I stood there struck by his words, “only two minutes.” I recently led a workshop where I wanted people to guess how long a minute is. Everyone closed their eyes. I told the participants to open their eyes and raise their hands when they thought a minute was up. I timed them. Almost everyone had their eyes open and hands raised in about 30 seconds. A minute is a long time. Two minutes of hanging upside down with your major arteries sliced open and bleeding is a really long time.

After touring the entire facility, from pasture to the freezer filled with hundreds of tidy packaged birds, we walked slowly back to my car feeling distressed by our experience. I have met some “used-to-be vegetarians” who have turned to a meat diet again because of the availability of animal products labeled “humane.” Everyone who chooses to eat animal products labeled “humane”, “cage-free”, “organic” or “free-range” should visit the facility providing their meat, dairy or eggs. Anyone wanting to live compassionately would not support these industries. They would hopefully realize that these labels give people permission to turn their backs on the violent reality of eating these foods.  The creation of all animal products involves exploitation for profit including confinement, social deprivation, mutilation, reproductive manipulation and pre-mature death.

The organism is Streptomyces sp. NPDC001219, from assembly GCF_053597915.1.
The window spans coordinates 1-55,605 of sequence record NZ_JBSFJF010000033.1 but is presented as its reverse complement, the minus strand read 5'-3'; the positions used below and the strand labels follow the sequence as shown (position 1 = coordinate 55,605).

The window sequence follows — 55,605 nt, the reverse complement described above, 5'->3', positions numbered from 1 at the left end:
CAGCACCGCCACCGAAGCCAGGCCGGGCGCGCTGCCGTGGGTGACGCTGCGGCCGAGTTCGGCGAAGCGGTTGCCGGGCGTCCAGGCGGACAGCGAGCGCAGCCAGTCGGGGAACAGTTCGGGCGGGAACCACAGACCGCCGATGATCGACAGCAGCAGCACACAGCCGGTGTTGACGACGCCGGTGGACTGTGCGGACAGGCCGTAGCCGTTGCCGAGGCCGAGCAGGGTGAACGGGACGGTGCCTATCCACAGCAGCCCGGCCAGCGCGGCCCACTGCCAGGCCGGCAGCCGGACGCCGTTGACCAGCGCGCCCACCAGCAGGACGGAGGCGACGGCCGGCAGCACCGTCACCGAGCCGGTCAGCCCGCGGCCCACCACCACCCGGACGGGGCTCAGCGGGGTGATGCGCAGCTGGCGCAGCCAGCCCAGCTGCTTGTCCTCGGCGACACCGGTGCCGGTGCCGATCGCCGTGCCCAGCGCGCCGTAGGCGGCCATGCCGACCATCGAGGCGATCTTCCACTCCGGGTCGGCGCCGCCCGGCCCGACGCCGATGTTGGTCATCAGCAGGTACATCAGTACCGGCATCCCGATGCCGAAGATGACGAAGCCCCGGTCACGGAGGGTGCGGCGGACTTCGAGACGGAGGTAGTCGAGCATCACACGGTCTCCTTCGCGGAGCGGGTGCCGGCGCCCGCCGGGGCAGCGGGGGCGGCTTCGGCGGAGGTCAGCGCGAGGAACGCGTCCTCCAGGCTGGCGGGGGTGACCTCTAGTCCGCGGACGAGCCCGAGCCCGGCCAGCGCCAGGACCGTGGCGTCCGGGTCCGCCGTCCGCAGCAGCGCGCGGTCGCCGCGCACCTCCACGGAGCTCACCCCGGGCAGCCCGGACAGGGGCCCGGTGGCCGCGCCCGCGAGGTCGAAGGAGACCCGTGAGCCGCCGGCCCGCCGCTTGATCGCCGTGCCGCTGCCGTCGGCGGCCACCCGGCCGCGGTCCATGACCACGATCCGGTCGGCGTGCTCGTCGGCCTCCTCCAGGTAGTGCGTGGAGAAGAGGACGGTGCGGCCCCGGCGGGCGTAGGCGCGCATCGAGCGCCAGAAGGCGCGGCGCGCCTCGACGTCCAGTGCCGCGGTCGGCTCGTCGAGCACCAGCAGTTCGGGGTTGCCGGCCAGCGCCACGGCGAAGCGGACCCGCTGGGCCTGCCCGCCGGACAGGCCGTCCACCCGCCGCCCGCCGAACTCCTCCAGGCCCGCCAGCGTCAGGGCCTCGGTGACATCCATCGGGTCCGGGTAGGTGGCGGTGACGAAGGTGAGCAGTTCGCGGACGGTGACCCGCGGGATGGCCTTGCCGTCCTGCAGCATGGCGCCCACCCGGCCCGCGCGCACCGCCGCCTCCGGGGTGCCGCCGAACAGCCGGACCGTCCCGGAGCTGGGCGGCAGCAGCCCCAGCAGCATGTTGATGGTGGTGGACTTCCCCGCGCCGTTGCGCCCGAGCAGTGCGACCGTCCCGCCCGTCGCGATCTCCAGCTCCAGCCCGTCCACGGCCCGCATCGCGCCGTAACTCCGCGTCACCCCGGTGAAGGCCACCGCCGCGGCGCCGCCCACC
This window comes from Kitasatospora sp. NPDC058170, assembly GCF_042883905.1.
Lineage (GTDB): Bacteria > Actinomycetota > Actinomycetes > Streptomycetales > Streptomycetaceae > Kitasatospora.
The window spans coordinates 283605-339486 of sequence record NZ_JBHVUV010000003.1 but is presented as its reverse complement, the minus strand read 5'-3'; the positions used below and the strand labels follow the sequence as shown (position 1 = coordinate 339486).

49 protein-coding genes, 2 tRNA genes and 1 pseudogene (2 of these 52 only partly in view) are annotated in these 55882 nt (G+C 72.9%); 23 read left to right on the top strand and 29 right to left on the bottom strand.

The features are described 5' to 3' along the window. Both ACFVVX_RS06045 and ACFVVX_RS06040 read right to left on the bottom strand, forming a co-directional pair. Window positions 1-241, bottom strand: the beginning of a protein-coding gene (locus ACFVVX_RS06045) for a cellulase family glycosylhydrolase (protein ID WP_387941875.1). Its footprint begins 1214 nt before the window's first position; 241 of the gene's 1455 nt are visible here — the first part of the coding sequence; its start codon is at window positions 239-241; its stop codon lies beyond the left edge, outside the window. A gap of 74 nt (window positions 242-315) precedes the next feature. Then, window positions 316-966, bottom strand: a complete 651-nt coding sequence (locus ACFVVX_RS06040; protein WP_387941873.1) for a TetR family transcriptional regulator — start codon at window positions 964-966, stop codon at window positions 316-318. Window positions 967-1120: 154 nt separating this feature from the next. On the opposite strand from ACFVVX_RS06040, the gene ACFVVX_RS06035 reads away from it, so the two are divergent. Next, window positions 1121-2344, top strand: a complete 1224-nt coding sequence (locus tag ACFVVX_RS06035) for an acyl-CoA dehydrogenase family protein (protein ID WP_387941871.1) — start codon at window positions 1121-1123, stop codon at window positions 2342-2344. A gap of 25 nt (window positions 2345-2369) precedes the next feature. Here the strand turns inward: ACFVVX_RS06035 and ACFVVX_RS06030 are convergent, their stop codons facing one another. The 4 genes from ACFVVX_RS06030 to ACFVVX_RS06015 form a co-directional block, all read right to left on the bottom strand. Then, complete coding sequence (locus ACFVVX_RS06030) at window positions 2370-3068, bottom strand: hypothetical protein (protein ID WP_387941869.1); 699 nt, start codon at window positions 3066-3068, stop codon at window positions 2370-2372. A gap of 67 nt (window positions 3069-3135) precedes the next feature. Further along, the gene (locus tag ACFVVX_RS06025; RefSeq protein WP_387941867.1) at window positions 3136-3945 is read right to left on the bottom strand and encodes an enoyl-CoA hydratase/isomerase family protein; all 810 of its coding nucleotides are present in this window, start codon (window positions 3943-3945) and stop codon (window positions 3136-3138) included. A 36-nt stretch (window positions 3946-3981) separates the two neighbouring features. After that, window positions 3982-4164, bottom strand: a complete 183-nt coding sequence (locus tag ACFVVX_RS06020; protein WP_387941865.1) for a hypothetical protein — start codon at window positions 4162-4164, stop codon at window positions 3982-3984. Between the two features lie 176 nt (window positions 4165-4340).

Make this Thanksgiving a Thanksliving by modifying tradition to include non-violence toward all beings and caring for the earth and your own health.


Rae Sikora is one of my absolute favorite people on the planet and a true inspiration. She is also a co-founder of Plant Peace Daily, Vegfund and the Institute for Humane Education. I was fortunate enough to meet her this past July at Summerfest.

Go vegan.